Then later still, when sexual health meant the white-American, two-kid nuclear family, the problem with Catholicism was that it was too obsessed with heterosexual procreation, too inclined to overpopulate the world with kids.
And now, in our own age of sexual individualism, Catholicism is mostly just accused of a repressive cruelty, of denying people — and especially its celibacy-burdened priests — the sexual fulfillment that every human being needs.
The mix of change and consistency in anti-Catholic arguments came to mind while I was reading “In the Closet of the Vatican,” a purported exposé of homosexuality among high churchmen released to coincide with the church’s summit on clergy sexual abuse. The book, written by a gay, nonbelieving French journalist, Frédéric Martel, makes a simple argument in a florid, repetitious style: The prevalence of gay liaisons in the Vatican means that clerical celibacy is a failure and a fraud, as unnatural and damaging as an earlier moral consensus believed homosexuality to be.
The style of Martel’s account is fascinating because it so resembles the old Protestant critique of Catholic decadence. Instead of a tough-guy Calvinist proclaiming that Catholicism’s gilt and incense makes men gay, it’s a gay atheist claiming that the gays use Catholicism’s gilt and incense to decorate the world’s most lavish closet. Instead of celibacy making men deviant, celibacy is the deviance, and open homosexuality the cure. Celibacy used to offend family-values conservatism; now it offends equally against the opposite spirit.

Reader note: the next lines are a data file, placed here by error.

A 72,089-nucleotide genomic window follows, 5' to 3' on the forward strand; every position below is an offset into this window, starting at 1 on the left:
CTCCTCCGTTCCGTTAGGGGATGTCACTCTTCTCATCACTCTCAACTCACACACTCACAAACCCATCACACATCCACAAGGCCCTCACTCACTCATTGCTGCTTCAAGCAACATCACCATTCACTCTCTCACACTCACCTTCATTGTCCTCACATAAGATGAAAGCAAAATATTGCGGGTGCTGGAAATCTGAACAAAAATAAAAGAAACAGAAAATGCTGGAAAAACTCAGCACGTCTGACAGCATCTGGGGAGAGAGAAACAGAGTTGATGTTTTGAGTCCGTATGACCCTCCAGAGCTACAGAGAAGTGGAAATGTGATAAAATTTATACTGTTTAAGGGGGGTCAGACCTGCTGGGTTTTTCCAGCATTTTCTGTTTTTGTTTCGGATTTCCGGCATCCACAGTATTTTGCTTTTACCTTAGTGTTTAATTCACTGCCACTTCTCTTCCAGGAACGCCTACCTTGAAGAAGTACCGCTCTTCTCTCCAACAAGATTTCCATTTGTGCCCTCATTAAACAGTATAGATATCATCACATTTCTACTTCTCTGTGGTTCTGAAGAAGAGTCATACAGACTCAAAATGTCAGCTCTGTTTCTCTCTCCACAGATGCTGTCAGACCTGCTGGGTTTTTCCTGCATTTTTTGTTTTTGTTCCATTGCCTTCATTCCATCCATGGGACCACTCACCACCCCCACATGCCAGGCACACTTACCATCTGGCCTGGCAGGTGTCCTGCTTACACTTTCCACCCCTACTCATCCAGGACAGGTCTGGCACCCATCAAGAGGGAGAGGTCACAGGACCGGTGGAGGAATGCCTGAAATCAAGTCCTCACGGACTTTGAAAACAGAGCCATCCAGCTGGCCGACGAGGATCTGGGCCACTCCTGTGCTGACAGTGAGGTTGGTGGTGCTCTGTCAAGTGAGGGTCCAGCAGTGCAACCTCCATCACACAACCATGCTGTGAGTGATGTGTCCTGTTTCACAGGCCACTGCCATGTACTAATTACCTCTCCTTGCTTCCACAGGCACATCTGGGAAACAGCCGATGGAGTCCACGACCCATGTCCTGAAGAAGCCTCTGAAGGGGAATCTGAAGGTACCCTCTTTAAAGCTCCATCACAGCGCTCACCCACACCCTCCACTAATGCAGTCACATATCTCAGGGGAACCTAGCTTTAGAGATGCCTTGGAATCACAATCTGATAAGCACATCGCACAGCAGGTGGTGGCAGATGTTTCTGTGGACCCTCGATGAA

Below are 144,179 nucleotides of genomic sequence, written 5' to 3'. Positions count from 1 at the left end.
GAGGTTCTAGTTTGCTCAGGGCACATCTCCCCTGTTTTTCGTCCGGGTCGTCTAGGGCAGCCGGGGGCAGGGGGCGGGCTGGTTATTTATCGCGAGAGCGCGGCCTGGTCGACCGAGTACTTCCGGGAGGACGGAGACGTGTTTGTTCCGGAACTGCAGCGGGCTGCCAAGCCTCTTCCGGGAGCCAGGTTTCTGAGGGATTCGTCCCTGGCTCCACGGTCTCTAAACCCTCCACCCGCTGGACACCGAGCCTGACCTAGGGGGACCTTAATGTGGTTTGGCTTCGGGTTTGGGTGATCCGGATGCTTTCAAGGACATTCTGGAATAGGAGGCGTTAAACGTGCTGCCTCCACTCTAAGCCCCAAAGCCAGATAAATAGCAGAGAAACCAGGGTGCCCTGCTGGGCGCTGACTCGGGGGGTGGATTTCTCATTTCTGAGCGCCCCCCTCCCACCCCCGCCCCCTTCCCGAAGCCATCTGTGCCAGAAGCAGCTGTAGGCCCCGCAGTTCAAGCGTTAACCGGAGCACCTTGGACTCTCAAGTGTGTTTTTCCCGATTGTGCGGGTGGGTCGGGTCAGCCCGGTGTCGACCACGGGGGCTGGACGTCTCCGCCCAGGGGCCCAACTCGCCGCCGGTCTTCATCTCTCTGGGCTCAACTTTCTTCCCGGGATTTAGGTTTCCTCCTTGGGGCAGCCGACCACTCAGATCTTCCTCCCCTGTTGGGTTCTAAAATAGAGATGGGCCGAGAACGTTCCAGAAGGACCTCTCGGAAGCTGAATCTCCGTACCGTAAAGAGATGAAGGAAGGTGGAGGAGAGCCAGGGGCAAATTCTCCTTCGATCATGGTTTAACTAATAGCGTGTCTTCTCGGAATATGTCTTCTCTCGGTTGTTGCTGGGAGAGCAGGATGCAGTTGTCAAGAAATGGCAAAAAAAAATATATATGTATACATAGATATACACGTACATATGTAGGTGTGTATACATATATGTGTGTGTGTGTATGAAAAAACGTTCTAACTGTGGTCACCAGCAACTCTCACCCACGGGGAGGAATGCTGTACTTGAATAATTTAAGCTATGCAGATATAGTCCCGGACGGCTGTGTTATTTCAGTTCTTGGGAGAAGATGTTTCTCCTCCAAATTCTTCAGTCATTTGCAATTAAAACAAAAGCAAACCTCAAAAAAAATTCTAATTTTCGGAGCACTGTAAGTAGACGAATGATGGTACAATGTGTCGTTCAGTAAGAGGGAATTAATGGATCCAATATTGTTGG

The book is quite bad; too many of its attempted outings rely on the supposed infallibility of Martel’s gaydar. And yet anyone who knows anything about the Vatican knows that some of the book’s gossip is simply true — just as the other critiques of Catholicism have some correspondence to reality.
Kavanaugh has reported credit card debts that exceeded $15,000 for six of his 12 years on the U.S. Court of Appeals for the D.C. Circuit. At the end of 2016, those debts ranged between $45,000 to $150,000 and were spread among three credit cards, before being paid off sometime last year.
There was never a hint of anything irresponsible about anything that he did,” said Bob Bittman, a Washington lawyer who worked with Kavanaugh in the Kenneth W. Starr-led independent counsel’s office. “But apparently he was in debt. I believe it was temporary or there was a plan to get out of it, or he was going to be repaid by friends. He’s not the type of guy who does things to keep up with the Joneses.”